Helicarenes: New Chiral Macrocyclic Arenes
During the past decades, chiral synthetic hosts based on the macrocyclic arenes have attracted much attention for their wide applications in chiral recognition and self-assembly. Generally, chiral macrocyclic arenes could be obtained by introducing chiral auxiliary into the macrocyclic skeleton . Introducing inherent chirality is another strategy to build chiral macrocyclic arenes [39, 40], but their fussy synthesis and the difficulty in utilizing the macrocyclic cavities limit their practical applications to some extent. Recently, Ogoshi and coworkers  reported a new type of planar chiral macrocyclic arenes based on pillararenes. Undoubtedly, chiral building blocks can provide an efficient and direct way to construct chiral macrocyclic arenes, but no such examples have been reported before.
It was known 2,6-dihydroxy substituted triptycene is an easily available chiral compound. Based on this chiral triptycene building block, a new class of chiral macrocyclic arene composed of 2,6-dihydroxyltriptycene subunits bridged by methylene groups could be obtained. Since the macrocycle adopts a hex nut-like structure with a helical chiral cavity, we can name them as helicarenes .
Applications in Molecular Recognitions and Self-Assemblies
Conclusion and Perspectives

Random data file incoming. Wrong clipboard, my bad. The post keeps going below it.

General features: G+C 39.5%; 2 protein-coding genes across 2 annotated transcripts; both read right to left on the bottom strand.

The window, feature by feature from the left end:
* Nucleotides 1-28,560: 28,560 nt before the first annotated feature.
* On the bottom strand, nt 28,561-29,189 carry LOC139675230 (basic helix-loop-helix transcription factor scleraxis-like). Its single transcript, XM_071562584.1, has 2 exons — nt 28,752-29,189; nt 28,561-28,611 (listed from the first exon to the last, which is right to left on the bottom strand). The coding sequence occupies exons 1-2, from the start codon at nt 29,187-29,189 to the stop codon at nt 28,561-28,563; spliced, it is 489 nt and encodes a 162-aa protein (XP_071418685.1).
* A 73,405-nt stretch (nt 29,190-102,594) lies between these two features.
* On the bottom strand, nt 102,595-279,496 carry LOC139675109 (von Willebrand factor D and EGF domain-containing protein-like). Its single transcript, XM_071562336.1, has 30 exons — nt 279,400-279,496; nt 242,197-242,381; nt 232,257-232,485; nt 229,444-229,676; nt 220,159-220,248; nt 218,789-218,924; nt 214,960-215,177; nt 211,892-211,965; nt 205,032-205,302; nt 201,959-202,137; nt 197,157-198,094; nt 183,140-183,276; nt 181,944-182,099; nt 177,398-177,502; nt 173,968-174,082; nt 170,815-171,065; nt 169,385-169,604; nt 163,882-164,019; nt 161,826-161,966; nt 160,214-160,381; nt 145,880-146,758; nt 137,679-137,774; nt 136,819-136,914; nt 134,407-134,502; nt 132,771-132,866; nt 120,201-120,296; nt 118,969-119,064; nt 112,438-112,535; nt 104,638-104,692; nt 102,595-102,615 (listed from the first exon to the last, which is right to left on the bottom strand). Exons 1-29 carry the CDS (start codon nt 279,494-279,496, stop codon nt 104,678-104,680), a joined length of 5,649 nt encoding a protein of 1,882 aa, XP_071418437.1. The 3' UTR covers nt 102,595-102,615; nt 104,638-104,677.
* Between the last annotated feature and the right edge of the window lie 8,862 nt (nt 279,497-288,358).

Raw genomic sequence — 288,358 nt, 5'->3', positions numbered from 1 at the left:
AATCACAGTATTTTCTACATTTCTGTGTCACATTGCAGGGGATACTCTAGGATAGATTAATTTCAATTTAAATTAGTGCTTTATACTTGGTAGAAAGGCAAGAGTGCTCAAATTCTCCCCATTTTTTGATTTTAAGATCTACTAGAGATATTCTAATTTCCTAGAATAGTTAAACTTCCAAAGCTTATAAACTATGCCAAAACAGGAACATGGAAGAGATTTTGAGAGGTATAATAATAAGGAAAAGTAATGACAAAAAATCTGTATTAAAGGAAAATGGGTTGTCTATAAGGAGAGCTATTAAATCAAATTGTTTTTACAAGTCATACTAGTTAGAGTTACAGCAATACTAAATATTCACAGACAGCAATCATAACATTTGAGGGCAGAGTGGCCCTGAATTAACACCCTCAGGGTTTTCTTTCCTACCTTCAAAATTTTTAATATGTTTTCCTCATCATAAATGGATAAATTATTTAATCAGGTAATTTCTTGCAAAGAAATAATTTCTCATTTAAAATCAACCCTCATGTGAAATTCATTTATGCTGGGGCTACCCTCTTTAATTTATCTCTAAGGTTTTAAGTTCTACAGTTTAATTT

In summary, it has been proved that triptycene derivatives with unique three-dimensional structure could be utilized as useful building blocks for the design and construction of new kinds of macrocyclic arenes and their analogues. Consequently, a series of triptycene-derived calixarenes, heteracalixarenes, tetralactam macrocycles, and their analogues were conveniently synthesized with satisfactory yields by one-pot method or two-step fragment-coupling reactions. Moreover, these triptycene-derived macrocyclic hosts had large enough cavities and showed fixed conformation in solution. These structural features made them exhibit not only well molecular recognition toward small organic molecules, fullerenes, and organic dyes but also wide potential applications in molecular recognition and self-assembly. Especially, we developed a new kind of chiral macrocyclic arenes named as helicarenes based on chiral 2,6-dihydroxyl-substituted triptycene subunits bridged by methylene groups. It was found that the helicarenes exhibited convenient synthesis, high stability, good solubility, fixed conformation, easy functionalization, and wide complexation with different kinds of chiral and achiral organic guests. Especially, the switchable complexation based on these macrocycles could be efficiently controlled by multi-stimuli including acid-base, redox, anion, or light stimulus in the presence of photoacid. However, the researches on these triptycene-derived macrocyclic hosts, especially helicarenes, are still in the infancy. Expanding new members of helicarene family and development of their potential applications are an urgent work in supramolecular chemistry. But we believe that the triptycene-derived macrocyclic arenes, especially helicarenes with special structural features and varied complexation behaviors, could become a new kind of synthetic hosts and thus attract more and more attention in macrocyclic and also supramolecular chemistry in the near future.